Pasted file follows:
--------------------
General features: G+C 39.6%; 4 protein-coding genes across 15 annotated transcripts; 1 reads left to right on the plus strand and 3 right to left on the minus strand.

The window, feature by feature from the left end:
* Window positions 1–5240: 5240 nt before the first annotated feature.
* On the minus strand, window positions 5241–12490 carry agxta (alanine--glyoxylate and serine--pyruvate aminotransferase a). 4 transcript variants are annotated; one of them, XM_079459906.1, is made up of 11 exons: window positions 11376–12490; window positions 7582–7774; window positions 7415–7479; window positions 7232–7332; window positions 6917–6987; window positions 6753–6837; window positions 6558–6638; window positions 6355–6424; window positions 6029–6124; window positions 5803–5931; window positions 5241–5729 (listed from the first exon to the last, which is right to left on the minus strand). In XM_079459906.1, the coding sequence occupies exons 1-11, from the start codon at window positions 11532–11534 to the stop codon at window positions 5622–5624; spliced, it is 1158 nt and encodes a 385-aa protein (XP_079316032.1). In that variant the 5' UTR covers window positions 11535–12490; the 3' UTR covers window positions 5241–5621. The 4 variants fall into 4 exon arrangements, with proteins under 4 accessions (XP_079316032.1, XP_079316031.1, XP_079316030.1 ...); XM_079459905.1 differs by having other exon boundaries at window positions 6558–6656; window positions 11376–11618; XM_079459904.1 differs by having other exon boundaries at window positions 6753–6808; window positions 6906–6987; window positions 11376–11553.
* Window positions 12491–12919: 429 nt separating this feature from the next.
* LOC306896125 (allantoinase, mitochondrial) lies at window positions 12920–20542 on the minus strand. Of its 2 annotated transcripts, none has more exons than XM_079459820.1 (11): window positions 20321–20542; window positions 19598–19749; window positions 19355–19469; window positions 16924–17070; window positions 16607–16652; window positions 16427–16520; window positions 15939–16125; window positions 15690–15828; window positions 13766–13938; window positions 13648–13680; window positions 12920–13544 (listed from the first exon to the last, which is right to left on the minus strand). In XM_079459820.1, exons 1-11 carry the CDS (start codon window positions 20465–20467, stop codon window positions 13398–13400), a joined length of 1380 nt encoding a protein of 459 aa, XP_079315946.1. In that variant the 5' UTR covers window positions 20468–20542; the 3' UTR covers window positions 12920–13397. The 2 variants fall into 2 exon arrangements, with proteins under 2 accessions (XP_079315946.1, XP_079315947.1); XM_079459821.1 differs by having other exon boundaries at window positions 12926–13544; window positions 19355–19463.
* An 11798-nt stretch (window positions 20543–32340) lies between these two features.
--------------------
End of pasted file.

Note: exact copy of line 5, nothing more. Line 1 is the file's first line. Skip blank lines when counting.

* Window positions 12491–12919: 429 nt separating this feature from the next.